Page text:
Fast forward a little bit, and my mother suffered a second stroke. This one left her needing much more daily care. Between the demands of work and home, I rarely had the time or energy for anything else. Any time not spent doing one of those two things, I spent eating or sleeping. I changed jobs so my commute involved maybe walking less than 250 meters a day since I started driving to work (transit was not an option) and there was parking in the building. I couldn’t even be bothered to take the stairs up to my floor, I used the elevator. (Although in fairness to myself, even in the best of situations I’d use the elevator.) Things got a bit worse for awhile there as I also lost my job. And shortly after I started officially with my job search, the pandemic hit in full force. It was very hard not to get sucked into the news. And the lockdown was making the job market even more competitive. Then something happened. Between the demands of care giving and looking for a job, I actually managed to get caught up on my sleep. I caught up on some of the TV and movies I wanted to watch. I even managed to do some de-cluttering.
So there I was, at home with two parents who still fall into the higher risk group for Covid-19, but finally carving out some time for me. I couldn’t go out or socialize with anyone because I couldn’t risk any exposure to my parents, so I was grateful for technology. It made keeping in touch and conversations with people other than those who share my last name a lot easier. Not the same as in-person visits and connection, but it was something. But I still needed to do something with all that stuff in my head.
During one of the harder days after I lost my job, a very wise friend told me I needed to be still, quiet my mind, and just be in the moment. While I logically understood what they were saying, I couldn’t see a way to practically achieve this. It’s something that goes against my nature – it’s why I have a hard time with yoga, or meditation etc. – I can be really impatient when it comes to things involving myself. But I was bored and realized I wanted fresh air other than the fresh air I had on my driveway. So with no specific destination in mind, I threw on my running shoes, and started to walk.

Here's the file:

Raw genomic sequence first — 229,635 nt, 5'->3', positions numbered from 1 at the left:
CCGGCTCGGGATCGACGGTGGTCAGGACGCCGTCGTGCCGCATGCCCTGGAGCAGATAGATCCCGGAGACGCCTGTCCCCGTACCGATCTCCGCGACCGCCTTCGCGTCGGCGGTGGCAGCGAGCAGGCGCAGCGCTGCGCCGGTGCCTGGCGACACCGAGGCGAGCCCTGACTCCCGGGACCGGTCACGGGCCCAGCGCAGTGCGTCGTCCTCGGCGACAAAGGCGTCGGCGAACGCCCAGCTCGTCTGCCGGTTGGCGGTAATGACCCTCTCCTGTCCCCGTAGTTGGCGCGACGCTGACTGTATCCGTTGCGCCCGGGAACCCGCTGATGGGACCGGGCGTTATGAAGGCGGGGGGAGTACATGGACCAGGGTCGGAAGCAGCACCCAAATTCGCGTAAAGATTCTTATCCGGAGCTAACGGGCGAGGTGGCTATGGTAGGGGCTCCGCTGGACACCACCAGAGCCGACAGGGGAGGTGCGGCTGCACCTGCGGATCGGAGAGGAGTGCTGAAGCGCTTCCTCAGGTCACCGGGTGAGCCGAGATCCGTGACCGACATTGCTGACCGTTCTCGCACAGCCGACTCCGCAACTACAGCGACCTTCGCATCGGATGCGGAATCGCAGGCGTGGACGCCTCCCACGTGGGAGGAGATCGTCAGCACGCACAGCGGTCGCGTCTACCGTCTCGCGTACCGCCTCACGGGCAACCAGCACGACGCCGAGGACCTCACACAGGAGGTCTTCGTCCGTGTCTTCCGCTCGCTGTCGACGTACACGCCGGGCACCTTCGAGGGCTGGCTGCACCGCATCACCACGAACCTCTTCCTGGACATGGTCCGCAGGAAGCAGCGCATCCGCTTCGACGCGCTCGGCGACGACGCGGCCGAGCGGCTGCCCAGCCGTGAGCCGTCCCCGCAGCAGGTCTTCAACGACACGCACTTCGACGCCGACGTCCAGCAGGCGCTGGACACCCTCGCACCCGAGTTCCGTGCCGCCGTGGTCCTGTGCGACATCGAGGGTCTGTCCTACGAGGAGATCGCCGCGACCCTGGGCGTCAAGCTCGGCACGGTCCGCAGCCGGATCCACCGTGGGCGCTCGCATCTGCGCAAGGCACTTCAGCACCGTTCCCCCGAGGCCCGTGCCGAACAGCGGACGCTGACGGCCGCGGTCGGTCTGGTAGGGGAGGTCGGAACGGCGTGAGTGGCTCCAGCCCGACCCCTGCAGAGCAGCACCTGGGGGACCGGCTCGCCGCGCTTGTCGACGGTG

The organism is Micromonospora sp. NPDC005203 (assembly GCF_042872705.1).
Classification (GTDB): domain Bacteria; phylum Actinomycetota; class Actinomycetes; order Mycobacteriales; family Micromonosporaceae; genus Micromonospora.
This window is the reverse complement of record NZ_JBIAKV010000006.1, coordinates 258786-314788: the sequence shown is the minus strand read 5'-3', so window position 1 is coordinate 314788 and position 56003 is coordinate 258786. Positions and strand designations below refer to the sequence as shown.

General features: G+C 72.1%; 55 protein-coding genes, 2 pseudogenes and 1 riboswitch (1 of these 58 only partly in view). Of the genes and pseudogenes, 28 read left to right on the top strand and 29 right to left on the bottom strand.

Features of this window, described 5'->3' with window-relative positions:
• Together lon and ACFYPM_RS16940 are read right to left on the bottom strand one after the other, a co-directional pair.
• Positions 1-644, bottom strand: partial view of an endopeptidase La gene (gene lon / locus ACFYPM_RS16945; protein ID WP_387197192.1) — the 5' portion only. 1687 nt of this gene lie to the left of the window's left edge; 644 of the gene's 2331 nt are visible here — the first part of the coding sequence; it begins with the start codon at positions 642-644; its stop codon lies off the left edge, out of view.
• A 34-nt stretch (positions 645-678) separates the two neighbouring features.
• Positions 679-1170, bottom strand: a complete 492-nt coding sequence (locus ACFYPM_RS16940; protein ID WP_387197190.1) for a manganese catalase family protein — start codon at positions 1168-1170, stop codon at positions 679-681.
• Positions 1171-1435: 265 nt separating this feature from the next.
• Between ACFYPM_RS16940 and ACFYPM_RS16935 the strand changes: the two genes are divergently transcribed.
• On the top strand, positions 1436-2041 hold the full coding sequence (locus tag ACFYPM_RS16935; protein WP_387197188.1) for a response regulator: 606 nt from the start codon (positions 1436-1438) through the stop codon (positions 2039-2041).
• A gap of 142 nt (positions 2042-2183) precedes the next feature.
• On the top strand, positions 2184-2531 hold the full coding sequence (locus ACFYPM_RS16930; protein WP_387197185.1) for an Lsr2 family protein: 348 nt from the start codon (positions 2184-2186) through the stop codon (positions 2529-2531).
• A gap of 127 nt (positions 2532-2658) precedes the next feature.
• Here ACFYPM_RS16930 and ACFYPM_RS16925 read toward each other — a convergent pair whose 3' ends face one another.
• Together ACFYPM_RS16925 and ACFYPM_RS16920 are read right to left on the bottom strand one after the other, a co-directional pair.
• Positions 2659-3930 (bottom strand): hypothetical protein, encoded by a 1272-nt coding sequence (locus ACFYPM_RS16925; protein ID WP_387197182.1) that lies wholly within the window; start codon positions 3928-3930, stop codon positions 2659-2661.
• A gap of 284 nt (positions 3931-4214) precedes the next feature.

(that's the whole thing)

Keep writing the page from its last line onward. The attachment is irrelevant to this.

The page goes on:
My mind doesn’t race when I’m out on a walk. Maybe it has something to do with the slightly more leisurely pace, but when I’m out there I’m actually able to quiet my mind. I don’t use headphones so it’s just nature’s soundtrack mixed in with a bit of traffic to keep me going. I’m not able to go out to any remote areas to hike, but I’m lucky that I can still find places close around me that provide some decent views, fresh air and some quiet. It is amazing how that quick shift of scenery can help me reset.
I am not looking forward to a winter in lockdown. I am a child of parents who came from the Caribbean, so I gravitate to warmer temperatures. I am under no illusion that being able to keep up this pattern on a cold day in February is going to be my jam. Luckily, I have some re-enforcements. A couple of my running group friends have become my walking group friends. I get a bit of free venting each week as we take over an entire road for a socially distanced, long and very fast paced walk. In order to keep up, it means I have to get some movement in during the week. So far we’ve managed through some pretty stormy and cool weather, so I know we’ll be there to cheer each other on. And if I just keep putting one foot in front of the other, I know I stand a better chance of cheering myself on.
I’d like to say I fall into the “sandwich generation” – and while I have no children of my own to care for – I find myself falling somewhere in between caring for my mother and caring for my sanity. When I am not working, I have the honour of helping look after my amazing mother, who has suffered 2 strokes in the past 11 years. Being a caregiver is not for the faint of heart, and if I am being honest, it can be a crappy club to be a member of. I have fallen down more times than I care to count through this journey, but while channeling my incredible stubbornness, strength (both of which I come by honestly,) and several F-words (Faith, Family, Friends and Food), I keep getting back up. IG: @Coolman_Eh